The Tone Of Verbal Communication

The Tone Of Verbal Communication

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“The tongue like a sharp knife… Kills without drawing blood.” Buddha

“There is no evidence that the tongue is connected to the brain.” Frank Tyger

“The best time for you to hold your tongue is the time you feel you must say something or bust.”    Josh Billings

“A knife-wound heals, but a tongue wound festers.” Turkish Proverb

I have had numerous people mention, the harsh tone of voice others use when interacting with them, for any reason. I am familiar with the negative impact, another person’s speech and attitude can have. I am certainly no stranger to the unkindness others display randomly, and without thought to the receiver. I hold back on the refrain almost always, due to my inner voice repeating, you will be sorry if you respond back with similar negativity.

I am pleased later, that I did not say things I might have regretted. I am confounded that so many in society, believe they can disperse with cutting remarks, that wound more than the cut of a knife. The trouble is the receiver of such injuries, carries it with them for a long time. I replay the incident hoping I can find reasons, or forgiveness for the giver, but each time results in the same conclusion, why did that happen to me again.I swear there are times I think I have a sign on my back that reads, ‘Take your anger and frustration out on me.’ So many people  bear the same complaints, so I am not in the boat alone. How is it we react in an unnecessary manner. How do we feel about our tantrums, which are as similar to a toddlers. I think that  is why I tend to hate to get coerced into the dilemma, because it is childish and unseemly, to display such a behavior.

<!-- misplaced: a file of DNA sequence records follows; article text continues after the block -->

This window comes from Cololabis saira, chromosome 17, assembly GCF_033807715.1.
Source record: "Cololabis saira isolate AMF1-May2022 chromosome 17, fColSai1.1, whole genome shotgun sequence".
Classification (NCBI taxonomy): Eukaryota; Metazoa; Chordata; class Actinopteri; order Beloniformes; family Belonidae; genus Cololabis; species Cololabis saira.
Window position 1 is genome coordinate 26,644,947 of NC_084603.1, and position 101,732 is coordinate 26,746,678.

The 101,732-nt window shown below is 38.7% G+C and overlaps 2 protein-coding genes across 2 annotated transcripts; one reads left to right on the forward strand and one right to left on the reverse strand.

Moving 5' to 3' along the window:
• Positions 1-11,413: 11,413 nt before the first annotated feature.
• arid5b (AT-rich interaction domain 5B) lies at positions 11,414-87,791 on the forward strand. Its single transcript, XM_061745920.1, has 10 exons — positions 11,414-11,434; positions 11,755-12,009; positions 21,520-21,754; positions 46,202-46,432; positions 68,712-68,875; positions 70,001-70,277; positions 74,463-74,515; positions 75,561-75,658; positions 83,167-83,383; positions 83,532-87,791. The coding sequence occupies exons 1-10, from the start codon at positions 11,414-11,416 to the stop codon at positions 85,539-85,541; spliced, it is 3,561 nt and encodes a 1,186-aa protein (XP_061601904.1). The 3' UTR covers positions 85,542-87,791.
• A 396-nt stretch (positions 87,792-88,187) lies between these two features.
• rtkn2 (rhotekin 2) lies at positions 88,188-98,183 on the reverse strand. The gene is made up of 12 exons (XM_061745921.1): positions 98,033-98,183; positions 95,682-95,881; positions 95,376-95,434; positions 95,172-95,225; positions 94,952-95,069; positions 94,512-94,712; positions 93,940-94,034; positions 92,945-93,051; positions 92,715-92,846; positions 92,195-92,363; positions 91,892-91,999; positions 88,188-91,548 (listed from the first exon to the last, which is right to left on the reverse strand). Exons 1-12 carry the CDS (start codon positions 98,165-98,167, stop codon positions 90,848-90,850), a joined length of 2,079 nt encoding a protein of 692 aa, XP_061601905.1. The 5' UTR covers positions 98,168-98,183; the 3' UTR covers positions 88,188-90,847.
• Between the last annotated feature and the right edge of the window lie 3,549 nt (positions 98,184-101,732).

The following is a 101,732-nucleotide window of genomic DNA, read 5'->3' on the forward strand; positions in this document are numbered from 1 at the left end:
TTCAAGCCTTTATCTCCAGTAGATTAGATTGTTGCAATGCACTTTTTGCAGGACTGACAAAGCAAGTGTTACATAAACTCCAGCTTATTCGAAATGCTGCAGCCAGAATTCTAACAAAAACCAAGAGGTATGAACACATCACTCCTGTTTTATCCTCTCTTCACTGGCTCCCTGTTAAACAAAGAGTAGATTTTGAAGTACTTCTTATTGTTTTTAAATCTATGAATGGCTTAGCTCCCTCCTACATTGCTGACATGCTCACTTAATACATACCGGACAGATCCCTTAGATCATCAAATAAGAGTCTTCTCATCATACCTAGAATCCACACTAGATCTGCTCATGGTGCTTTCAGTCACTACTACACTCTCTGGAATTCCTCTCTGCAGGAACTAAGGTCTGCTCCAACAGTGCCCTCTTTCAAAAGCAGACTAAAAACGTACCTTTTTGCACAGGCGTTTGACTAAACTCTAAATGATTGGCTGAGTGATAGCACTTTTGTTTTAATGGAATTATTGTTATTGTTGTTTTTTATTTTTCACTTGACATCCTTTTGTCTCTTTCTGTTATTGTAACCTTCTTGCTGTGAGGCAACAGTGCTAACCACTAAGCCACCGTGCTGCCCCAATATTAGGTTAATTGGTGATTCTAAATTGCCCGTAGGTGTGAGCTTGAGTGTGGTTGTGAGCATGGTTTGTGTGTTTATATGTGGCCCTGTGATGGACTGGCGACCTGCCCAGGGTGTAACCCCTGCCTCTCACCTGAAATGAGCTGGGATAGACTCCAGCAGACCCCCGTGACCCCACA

Unfortunately, many people do it so often, that it is almost becoming acceptable. You also have those people who conclude with the excuse, “They are having a bad day.”  I would suggest they wear the sign, so we will all beware of the treatment we might have to succumb to, if we get in their way.

So many make excuses for these people, but it is unseemly for the victim to expect the least bit of sympathy. I wonder at times if it is because the majority of us have so many bad days, feel stressed out and are at our wits end. Of course our response is to push others around, if not physically, then mentally and verbally.

Somehow we have equated having a stressful life, with having the privilege of treading on the emotions of others. It is an almost acceptable occurrence. For those people who attempt to deal with their issues, and contain their emotions, there is no praise. They are considered exceptional people. They are no different from you or I, they just make more of an effort to do the correct thing.

I know many times false manners can be irritating, but there is no comparing that, to how hurtful mean or vicious poor manners can be. The unhurried person at the register, may be just learning, a slow learner, recently injured, older, having a difficult time catching on to the requirements, or simply having a problematic day themselves.The receptionists at doctors offices, and secretary’s at schools, along with many others, should know that their kind manner is so appreciated, by those of us who can only surmise to understand their tremendous workload.